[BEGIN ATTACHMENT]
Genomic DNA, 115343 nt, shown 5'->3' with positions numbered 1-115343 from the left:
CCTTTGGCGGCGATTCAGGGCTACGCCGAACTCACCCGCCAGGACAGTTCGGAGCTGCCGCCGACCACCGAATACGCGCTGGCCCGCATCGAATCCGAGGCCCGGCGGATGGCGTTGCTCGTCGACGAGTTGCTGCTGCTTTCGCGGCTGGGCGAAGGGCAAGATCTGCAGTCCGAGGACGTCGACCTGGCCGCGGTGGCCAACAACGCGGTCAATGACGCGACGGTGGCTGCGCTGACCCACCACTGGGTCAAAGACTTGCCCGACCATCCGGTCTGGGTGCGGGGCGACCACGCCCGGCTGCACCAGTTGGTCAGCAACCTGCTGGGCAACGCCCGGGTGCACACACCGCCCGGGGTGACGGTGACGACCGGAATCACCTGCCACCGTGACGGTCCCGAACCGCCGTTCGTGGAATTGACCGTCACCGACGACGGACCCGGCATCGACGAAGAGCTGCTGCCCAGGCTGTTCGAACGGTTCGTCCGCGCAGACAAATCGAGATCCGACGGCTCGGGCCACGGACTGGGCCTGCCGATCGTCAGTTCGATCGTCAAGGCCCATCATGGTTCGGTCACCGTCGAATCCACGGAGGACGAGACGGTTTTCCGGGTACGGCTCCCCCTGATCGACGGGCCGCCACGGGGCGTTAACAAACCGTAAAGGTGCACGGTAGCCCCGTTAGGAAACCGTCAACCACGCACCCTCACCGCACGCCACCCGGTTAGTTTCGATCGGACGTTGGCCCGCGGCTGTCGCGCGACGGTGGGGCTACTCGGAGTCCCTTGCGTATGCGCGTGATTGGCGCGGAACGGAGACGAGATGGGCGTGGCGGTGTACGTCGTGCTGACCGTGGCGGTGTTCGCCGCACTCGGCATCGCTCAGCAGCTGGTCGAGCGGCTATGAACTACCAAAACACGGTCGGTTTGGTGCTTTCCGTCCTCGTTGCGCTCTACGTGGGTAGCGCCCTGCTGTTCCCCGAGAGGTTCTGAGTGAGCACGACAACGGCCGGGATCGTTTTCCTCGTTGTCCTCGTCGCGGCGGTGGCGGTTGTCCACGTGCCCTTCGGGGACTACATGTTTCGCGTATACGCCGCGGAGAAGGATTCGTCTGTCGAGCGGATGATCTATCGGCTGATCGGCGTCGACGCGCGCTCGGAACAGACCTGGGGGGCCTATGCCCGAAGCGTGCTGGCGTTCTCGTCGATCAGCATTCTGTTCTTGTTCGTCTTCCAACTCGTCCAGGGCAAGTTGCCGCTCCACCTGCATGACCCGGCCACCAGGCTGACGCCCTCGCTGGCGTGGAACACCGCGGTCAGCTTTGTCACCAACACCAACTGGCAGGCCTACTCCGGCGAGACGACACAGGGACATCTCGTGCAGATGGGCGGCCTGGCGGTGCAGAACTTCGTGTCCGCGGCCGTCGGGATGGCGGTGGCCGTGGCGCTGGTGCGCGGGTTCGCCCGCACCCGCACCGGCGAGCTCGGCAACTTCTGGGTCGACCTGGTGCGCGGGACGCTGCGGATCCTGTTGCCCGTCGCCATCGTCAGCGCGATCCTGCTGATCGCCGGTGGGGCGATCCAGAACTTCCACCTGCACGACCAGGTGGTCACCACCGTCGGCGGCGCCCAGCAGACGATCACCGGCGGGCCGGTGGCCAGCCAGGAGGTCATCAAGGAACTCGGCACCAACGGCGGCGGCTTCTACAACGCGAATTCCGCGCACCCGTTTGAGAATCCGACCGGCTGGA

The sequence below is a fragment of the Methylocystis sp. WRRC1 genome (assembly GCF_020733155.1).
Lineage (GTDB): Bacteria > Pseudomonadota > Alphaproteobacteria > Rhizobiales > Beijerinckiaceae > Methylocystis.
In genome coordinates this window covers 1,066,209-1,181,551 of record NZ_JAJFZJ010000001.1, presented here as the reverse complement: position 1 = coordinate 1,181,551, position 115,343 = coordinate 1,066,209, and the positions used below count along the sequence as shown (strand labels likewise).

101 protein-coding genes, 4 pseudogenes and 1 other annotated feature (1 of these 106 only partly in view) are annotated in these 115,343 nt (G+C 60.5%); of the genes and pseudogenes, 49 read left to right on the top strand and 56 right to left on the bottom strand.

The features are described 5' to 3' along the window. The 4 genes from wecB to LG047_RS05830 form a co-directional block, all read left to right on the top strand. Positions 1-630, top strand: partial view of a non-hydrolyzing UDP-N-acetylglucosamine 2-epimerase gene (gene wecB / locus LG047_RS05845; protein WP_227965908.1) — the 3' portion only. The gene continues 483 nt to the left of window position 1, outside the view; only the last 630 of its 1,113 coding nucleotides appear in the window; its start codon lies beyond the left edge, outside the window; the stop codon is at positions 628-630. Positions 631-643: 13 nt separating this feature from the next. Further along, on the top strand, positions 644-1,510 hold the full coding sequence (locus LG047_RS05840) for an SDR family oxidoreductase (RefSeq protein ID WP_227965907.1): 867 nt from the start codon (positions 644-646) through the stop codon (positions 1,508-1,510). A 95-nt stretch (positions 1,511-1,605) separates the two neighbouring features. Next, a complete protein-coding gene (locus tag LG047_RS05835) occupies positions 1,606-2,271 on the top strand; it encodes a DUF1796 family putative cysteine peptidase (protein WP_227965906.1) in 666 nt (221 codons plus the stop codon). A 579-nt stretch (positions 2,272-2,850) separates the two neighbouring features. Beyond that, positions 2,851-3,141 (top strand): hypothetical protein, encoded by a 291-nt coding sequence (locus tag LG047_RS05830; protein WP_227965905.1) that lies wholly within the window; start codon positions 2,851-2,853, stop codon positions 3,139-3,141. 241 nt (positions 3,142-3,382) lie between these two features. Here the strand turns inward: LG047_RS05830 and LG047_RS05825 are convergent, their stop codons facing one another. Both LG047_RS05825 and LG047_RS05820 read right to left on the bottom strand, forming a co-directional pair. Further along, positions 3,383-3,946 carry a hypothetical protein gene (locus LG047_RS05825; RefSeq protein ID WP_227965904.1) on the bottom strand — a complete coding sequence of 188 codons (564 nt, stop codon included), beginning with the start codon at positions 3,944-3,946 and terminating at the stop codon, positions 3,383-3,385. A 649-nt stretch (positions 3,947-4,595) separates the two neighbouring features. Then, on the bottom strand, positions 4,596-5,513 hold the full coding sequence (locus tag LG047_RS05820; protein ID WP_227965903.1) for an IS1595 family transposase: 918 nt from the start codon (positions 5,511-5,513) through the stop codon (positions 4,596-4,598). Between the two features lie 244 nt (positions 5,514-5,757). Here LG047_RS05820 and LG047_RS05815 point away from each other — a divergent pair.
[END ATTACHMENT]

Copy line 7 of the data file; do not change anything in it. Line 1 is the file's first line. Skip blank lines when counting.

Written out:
The features are described 5' to 3' along the window. The 4 genes from wecB to LG047_RS05830 form a co-directional block, all read left to right on the top strand. Positions 1-630, top strand: partial view of a non-hydrolyzing UDP-N-acetylglucosamine 2-epimerase gene (gene wecB / locus LG047_RS05845; protein WP_227965908.1) — the 3' portion only. The gene continues 483 nt to the left of window position 1, outside the view; only the last 630 of its 1,113 coding nucleotides appear in the window; its start codon lies beyond the left edge, outside the window; the stop codon is at positions 628-630. Positions 631-643: 13 nt separating this feature from the next. Further along, on the top strand, positions 644-1,510 hold the full coding sequence (locus LG047_RS05840) for an SDR family oxidoreductase (RefSeq protein ID WP_227965907.1): 867 nt from the start codon (positions 644-646) through the stop codon (positions 1,508-1,510). A 95-nt stretch (positions 1,511-1,605) separates the two neighbouring features. Next, a complete protein-coding gene (locus tag LG047_RS05835) occupies positions 1,606-2,271 on the top strand; it encodes a DUF1796 family putative cysteine peptidase (protein WP_227965906.1) in 666 nt (221 codons plus the stop codon). A 579-nt stretch (positions 2,272-2,850) separates the two neighbouring features. Beyond that, positions 2,851-3,141 (top strand): hypothetical protein, encoded by a 291-nt coding sequence (locus tag LG047_RS05830; protein WP_227965905.1) that lies wholly within the window; start codon positions 2,851-2,853, stop codon positions 3,139-3,141. 241 nt (positions 3,142-3,382) lie between these two features. Here the strand turns inward: LG047_RS05830 and LG047_RS05825 are convergent, their stop codons facing one another. Both LG047_RS05825 and LG047_RS05820 read right to left on the bottom strand, forming a co-directional pair. Further along, positions 3,383-3,946 carry a hypothetical protein gene (locus LG047_RS05825; RefSeq protein ID WP_227965904.1) on the bottom strand — a complete coding sequence of 188 codons (564 nt, stop codon included), beginning with the start codon at positions 3,944-3,946 and terminating at the stop codon, positions 3,383-3,385. A 649-nt stretch (positions 3,947-4,595) separates the two neighbouring features. Then, on the bottom strand, positions 4,596-5,513 hold the full coding sequence (locus tag LG047_RS05820; protein ID WP_227965903.1) for an IS1595 family transposase: 918 nt from the start codon (positions 5,511-5,513) through the stop codon (positions 4,596-4,598). Between the two features lie 244 nt (positions 5,514-5,757). Here LG047_RS05820 and LG047_RS05815 point away from each other — a divergent pair.